In conversation with Mavuso Msimang – Ramaphosa’s unlikely internal critic who thinks losing power may fix the ANC

Mavuso Msimang (80) is among a thinning group of ANC veterans who left SA in their youth to self-exile during Apartheid. In his case, working in Tanzania for the armed wing uMkhonto we Sizwe after a year’s training in Moscow studying how to create home-made bombs. The career public servant, conservation icon and inaugural chairman of Corruption Watch, is currently chairing a presidentially-appointed task team to advise on ways to cut bureaucratic red tape. Msimang hit South African news headlines this month after calling for president Cyril Ramaphosa to step down over the Phala Phala scandal, the first high profile member of the ‘good’ ANC to adopt this stance. He explains why during this in-depth conversation with Alec Hogg of, airing the even more controversial view that losing power in the 2024 National Election may be the best thing that could happen to the ANC. Until recently it was inconceivable that the century-old political party could lose a majority in SA’s Parliament enjoyed since the country’s first democratic election in 1994. – Alec Hogg

Mavuso Msimang on Corruption Watch SA and if he left with some regret

Corruption watch. I had no regrets. I knew that in ten years, we should live by what we say. It’s enough of a service. This is enough time doing board work, So our term does not exceed two. I can’t. I couldn’t exceed two terms. There was, of course, David Lewis, who was driving the organisation. And boy did he really drive it. Courageous, intelligent person. He tackled big ones. He was very focused on the corruption around, but was very focused on what mattered the most and what corruption was costing citizens. And he focused on those areas.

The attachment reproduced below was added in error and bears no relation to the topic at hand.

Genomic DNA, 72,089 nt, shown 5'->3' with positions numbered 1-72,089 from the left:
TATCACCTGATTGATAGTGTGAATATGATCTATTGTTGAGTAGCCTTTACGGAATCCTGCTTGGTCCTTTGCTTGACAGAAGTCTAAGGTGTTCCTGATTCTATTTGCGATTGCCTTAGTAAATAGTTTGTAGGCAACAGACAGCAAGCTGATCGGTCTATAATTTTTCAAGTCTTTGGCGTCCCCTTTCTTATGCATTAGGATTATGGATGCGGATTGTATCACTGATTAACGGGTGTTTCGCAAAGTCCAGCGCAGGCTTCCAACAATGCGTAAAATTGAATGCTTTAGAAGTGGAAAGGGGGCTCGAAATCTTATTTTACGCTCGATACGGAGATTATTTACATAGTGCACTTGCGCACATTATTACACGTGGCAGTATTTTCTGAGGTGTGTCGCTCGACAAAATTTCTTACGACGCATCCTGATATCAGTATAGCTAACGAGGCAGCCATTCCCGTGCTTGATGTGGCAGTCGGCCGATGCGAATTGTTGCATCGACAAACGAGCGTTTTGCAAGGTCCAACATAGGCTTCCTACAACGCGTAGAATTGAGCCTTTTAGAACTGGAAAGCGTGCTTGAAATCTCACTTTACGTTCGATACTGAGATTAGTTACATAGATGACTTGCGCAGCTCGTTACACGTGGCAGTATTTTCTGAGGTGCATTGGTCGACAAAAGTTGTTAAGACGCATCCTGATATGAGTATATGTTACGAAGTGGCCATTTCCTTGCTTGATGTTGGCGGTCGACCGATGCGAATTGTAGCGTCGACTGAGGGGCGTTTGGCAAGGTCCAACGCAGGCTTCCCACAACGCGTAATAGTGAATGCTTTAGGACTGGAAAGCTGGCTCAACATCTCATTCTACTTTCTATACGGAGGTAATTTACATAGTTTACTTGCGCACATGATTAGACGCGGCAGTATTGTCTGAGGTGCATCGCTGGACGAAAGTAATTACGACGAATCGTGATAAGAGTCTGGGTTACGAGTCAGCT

On Helen Zille calling the ANC a criminal syndicate 

I think she’s entitled to state it like that. But the leadership right now, to be honest with you, they are not a syndicate. Take the national executive committee of the ANC today and look at people who are corrupt. I think it is a small minority. There is no doubt about that in the cabinet, I suppose, which is smaller and which is drawn from the NSC. I think you do have corrupt people. You just have a lot of incompetent people, much more than anything. 

On his calls for President Cyril Ramaphosa to step down and for an interim leader to take over

My proposal is that if the ANC agreed to put forward an interim leader who would commit to just being a caretaker like Motlanthe was between Thabo and so on, it would serve the country, even the ANC, very well. And Cyril, who is really having this problem at a time when there are all these things, trucks being hijacked on the international freeways, no response, shooting petrol prices, it’s not our fault, but it affects people, you know, food prices, all the things that are happening that require 112% attention from a president. This Phala Phala thing is going to be an albatross around his neck.